I do not want my daughter to grow up in a world where the boys and men around her constantly judge her morality in terms of physical attraction. I don’t want her to hear things like, “waiting till marriage is sexy” or “it’s a turn-off when girls smoke”. I want her to hear things like, “your virtue is worth too much to throw away on someone who is not going to commit his life to you.” I want her to hear someone say, “smoking damages your body, and you’re too precious to damage for recreation.” I want her to grow up in a world where men and women talk about issues of virtue and modesty in terms of objective truth, not in terms of sex appeal. I don’t want my daughter to be shamed into acting virtuously because if she doesn’t, some anonymous internet guy is going to tweet about what a turn-off she is. I don’t want my daughter to spend the better part of three decades torturing herself over her appeal to men before she can finally get enough distance to see things objectively. She deserves better than that. And if I ignore these things because I’m tired of feminism, or I think it’d be swell if there were more chivalry around, I’m failing her.

  • http://www.kickstartmedia.org John Flynn

    Here’s the deal though…Beyonce was hired to perform at the Superbowl. She elected to dress a certain way and act a certain way because she was trying to be attractive and sexual. Therefore it is completely correct to judge her on whether or not she met her goal. Personally I think the thing was garbage. However, if she wanted to stand there and sing I would have judged her signing ability. If she wanted to have an intelligent dialogue about modesty then we could judge her virtues. She didn’t. She strapped on a leather catsuit and gyrated.., there is only one purpose in doing this and that is to be attractive and sexual. So of course everybody judged her on that…

    • Jo Flemings

      I appreciate John’s comment here, but I think Beyonce’s display was more than an attempt at being attractive and sexual- if you watch her face- you see a power play going on- this was actually, and it is very common- in this culture of the oversexualization of women, I think, to see these women whose sexual appeal is a key part of their fame- use this very blatant sexual behavior as a type of manipulation of the audience. We are being played, all of us. And if we keep forking over money and attention hand over fist to ‘enjoy’ this spectacle we are creating our own version of a Frankenstein femme fatale. I wish men would be men and just say no, and turn this nonsense off because it is degraded. It degrades the exhibitionists putting on the show and it degrades the viewer And I wish that good normal virtuous women could find the silver bullet to counter this “LOOK, don’t you wish you could have sex with me NOW?!” tactic. As a woman, I think it is really hard to beat the ‘slut’ at her game, in general, at large, with men. Seems like the virtuous girl is for one rare noble mood; but the unholy whirling dervish in leather lingerie is always holding the captivating trump (or is it tramp?) card. And sadly, if you look at marriage or any kind of fidelity stats in our country- lust is winning out big time.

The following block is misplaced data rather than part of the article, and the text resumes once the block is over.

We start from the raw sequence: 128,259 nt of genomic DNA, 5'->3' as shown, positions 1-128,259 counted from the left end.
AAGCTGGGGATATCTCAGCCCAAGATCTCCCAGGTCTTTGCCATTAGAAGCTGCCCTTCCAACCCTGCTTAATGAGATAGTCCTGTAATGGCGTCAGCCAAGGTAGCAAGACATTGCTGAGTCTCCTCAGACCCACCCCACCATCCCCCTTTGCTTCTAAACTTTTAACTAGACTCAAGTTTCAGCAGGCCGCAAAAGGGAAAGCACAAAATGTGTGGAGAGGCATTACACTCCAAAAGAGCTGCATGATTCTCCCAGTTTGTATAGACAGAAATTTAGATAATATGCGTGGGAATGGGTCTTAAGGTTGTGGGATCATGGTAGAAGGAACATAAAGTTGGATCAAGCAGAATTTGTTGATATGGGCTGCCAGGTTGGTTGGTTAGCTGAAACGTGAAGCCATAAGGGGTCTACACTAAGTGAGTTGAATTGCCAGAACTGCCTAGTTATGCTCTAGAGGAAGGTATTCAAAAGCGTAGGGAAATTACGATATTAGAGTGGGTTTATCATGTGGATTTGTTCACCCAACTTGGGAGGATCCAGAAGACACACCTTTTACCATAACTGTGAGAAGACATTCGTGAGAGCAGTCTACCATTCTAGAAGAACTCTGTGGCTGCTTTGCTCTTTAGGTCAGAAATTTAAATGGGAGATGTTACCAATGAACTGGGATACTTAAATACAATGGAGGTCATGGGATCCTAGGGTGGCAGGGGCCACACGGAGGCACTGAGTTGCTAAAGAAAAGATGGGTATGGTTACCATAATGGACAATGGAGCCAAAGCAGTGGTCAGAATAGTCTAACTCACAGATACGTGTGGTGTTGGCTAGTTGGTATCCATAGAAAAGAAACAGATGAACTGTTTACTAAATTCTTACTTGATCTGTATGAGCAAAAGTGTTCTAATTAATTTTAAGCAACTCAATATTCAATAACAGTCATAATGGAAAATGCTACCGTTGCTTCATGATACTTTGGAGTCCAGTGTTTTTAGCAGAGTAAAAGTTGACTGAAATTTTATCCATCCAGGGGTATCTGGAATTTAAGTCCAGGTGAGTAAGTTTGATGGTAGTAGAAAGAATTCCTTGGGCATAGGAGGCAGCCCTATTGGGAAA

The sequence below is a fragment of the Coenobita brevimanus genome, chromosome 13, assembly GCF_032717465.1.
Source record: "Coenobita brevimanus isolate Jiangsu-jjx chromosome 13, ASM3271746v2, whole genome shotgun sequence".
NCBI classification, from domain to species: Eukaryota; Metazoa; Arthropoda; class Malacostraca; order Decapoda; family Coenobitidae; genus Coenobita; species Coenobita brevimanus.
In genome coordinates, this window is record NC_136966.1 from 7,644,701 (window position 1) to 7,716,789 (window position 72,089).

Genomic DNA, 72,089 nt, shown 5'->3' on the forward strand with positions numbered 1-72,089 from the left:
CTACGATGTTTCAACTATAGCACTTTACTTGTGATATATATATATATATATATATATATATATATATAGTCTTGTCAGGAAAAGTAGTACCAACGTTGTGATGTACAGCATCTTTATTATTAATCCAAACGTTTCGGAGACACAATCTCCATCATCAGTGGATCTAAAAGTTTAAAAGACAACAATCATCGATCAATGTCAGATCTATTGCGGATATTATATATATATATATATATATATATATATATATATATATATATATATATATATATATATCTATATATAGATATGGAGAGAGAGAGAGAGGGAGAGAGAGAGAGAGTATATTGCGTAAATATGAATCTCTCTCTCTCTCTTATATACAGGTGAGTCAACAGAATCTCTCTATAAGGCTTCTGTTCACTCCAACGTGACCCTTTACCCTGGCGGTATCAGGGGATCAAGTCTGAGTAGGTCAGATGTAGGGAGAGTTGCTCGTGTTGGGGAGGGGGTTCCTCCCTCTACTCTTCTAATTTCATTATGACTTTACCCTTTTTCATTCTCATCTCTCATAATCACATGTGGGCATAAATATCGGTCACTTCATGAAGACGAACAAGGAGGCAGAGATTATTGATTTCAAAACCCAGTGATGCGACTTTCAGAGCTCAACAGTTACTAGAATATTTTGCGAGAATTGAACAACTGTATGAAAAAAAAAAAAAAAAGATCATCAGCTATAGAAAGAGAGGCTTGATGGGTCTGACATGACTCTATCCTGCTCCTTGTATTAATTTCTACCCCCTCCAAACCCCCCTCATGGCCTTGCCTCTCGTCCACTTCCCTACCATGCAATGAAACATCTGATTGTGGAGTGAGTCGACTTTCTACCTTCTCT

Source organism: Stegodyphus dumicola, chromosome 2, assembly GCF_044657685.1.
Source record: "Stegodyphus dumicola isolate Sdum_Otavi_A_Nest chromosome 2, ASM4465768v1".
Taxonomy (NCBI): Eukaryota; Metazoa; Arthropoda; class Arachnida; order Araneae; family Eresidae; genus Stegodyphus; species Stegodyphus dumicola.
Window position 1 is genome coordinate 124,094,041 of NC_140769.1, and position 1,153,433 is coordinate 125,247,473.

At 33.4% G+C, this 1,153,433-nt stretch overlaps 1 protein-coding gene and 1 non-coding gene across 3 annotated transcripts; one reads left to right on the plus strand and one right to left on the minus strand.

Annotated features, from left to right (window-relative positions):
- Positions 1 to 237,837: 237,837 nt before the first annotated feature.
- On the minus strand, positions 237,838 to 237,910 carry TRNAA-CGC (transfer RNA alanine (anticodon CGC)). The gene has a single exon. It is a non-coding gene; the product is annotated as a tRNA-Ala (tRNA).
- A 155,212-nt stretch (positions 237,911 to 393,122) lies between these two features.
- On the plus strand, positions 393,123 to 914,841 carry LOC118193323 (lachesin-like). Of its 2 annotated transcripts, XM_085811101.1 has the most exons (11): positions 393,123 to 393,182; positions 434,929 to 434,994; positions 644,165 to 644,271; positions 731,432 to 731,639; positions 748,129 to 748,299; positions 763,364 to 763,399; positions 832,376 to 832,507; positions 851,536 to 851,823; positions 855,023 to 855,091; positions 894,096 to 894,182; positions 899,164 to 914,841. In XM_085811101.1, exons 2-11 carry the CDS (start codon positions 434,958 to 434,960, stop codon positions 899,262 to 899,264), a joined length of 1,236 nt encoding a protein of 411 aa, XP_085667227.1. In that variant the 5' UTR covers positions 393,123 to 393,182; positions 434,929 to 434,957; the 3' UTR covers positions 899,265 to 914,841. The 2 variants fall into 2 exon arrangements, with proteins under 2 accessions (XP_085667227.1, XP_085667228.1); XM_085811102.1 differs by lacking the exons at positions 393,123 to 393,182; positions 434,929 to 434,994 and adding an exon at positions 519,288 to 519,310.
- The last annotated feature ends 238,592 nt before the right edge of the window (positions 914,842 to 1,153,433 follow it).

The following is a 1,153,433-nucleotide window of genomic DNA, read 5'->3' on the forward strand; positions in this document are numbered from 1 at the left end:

• calahalexander

      I have no problem with people judging her on whether or not her performance was aesthetically pleasing, or even whether or not it was sexy. (I still haven’t seen it cause the kids won’t go to bed.) The issue I have is people making moral judgements in terms of “that’s unattractive to me.” So either say, “she’s being immoral and shaking her naughty bits in all kinds of naughty ways” or say, “damn she’s not sexy even though she’s trying to be.” Either make a moral judgement or an aesthetic judgement. Don’t conflate the two.

  • http://www.johnjanaro.com John Janaro

    I know you’ve got various themes in this post. I just want applaud your defense of Sonya’s dignity! Brava!

  • http://www.messywife.com Mandi @ Messy Wife, Blessed Life

    I don’t think there is anything wrong with a man saying what Beyonce was unattractive. She dressed and acted the way she did in an attempt to be attractive to men and he was simply stating that it had the opposite reaction to him. I don’t think he wrote anything that could be portrayed as sexist or as meaning unattractiveness = immorality. To be honest, I think you went a bit for to make that stretch. Are men not allowed to ever say that something immoral is also unattractive?